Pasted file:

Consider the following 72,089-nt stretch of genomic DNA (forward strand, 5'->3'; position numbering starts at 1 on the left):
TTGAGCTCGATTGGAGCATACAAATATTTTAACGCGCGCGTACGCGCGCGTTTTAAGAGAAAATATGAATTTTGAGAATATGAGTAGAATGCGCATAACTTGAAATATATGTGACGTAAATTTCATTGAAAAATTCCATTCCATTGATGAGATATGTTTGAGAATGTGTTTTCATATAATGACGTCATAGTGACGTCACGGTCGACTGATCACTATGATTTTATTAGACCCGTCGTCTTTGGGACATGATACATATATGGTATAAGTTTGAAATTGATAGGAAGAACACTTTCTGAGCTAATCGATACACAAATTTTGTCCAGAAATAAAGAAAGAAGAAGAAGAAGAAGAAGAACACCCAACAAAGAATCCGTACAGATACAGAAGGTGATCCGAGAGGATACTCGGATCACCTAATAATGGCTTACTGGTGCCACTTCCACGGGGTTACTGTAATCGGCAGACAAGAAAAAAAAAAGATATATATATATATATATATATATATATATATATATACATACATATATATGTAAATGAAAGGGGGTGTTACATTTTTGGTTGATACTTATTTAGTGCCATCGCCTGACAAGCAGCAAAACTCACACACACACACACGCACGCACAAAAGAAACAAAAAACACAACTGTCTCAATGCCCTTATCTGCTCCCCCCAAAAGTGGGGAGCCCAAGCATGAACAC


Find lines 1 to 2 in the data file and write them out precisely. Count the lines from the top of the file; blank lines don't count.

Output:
Consider the following 72,089-nt stretch of genomic DNA (forward strand, 5'->3'; position numbering starts at 1 on the left):
TTGAGCTCGATTGGAGCATACAAATATTTTAACGCGCGCGTACGCGCGCGTTTTAAGAGAAAATATGAATTTTGAGAATATGAGTAGAATGCGCATAACTTGAAATATATGTGACGTAAATTTCATTGAAAAATTCCATTCCATTGATGAGATATGTTTGAGAATGTGTTTTCATATAATGACGTCATAGTGACGTCACGGTCGACTGATCACTATGATTTTATTAGACCCGTCGTCTTTGGGACATGATACATATATGGTATAAGTTTGAAATTGATAGGAAGAACACTTTCTGAGCTAATCGATACACAAATTTTGTCCAGAAATAAAGAAAGAAGAAGAAGAAGAAGAAGAACACCCAACAAAGAATCCGTACAGATACAGAAGGTGATCCGAGAGGATACTCGGATCACCTAATAATGGCTTACTGGTGCCACTTCCACGGGGTTACTGTAATCGGCAGACAAGAAAAAAAAAAGATATATATATATATATATATATATATATATATATATACATACATATATATGTAAATGAAAGGGGGTGTTACATTTTTGGTTGATACTTATTTAGTGCCATCGCCTGACAAGCAGCAAAACTCACACACACACACACGCACGCACAAAAGAAACAAAAAACACAACTGTCTCAATGCCCTTATCTGCTCCCCCCAAAAGTGGGGAGCCCAAGCATGAACAC